How many of Detroit's demo'd home lots are full of rocks, clay, cement?

This story has been revised to correct an editing change. The prior version said demolition costs had increased from $10,000 to $20,000 under Mayor Mike Duggan. It now says the amount of the increase under the Duggan administration is unclear.

 

For the past year, Charlie LeDuff has taken on Mayor Mike Duggan, his demolitions, and the dirt drama. Costs are up and the feds want answers. Duggan says the high costs is the dirt - but, for once, the dirt is hard to find.

The cost of tearing down a home in Detroit has jumped under Duggan, although the exact amount of the increase is unclear. In October, the mayor said the reason for the increase is the dirt and the cost of transporting it.”

LeDuff hasn't stopped digging - and he found something hard: rock and clay.

That's right, when contractors tear down a home, they have to fill in the hole where the home once stood. The top soil is supposed to be 3 feet of clean dirt. But under that is crappy bits of brick and concrete.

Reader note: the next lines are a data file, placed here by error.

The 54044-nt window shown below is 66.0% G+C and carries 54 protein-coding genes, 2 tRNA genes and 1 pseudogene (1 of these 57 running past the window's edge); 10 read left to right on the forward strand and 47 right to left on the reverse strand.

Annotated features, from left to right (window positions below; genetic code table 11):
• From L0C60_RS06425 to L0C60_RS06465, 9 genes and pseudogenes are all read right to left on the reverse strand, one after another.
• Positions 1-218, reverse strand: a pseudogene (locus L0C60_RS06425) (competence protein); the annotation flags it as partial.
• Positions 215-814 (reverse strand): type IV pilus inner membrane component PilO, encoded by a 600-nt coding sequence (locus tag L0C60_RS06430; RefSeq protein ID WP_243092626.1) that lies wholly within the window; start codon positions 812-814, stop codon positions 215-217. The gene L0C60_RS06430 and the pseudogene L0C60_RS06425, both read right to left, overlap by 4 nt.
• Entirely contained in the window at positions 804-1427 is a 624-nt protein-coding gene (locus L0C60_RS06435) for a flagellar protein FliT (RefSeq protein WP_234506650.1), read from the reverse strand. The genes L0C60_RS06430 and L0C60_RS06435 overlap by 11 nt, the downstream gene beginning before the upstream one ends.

When Ding was doing the demos, there was no dirt drama. Back then, the city was required to fill the whole hole with clean, expensive, dirt. No concrete, no clay - no crappy dirt. When the city went broke and the emergency manager and new mayor took over, that all changed.

The law stated that as long as the top three feet was clean, it could be filled. It was supposed to save a lot of money but it somehow didn't.

Duggan blames the dirt.

Now he's got a full blown federal investigation.

It's unclear if the city, under Duggan, ever followed the three feet of clean fill law. Then it gets weird.

Mike's top lawyer - Melvin Hollowell - is asking the city council to change it to a new "six inches" of dirt law. Not only that, he wants to make it retroactive. That means he wants to go back in time and change the law to "avoid any unintended  consequences."

(How many people in the county jail would dream of a retroactive law to avoid any unintended consequences?)

We reached out to mayor Duggan and his demo experts. They wouldn't speak to us and when our cameras showed up - they ran for the hills.

So we went back to the scene of a home that the Detroit Building Authority showed us. Brian Farkas showed up at a demo site last fall - a site that he picked - and showed off the lot as a model of their demolition awesomeness.

What did Charlie find? Rocks.

He also went to the mayor's 10,000th home that was demo'd six weeks ago. Duggan touted it as progress. What did Charlie find there? "A real moonscape"

That home cost $23,930 to demolish.

You might not be able to grow pumpkins in the mayor's lots kids. You might not be able to play football on them either. Don't worry about it! There's always a bunch of big rocks you can throw at each other!


 

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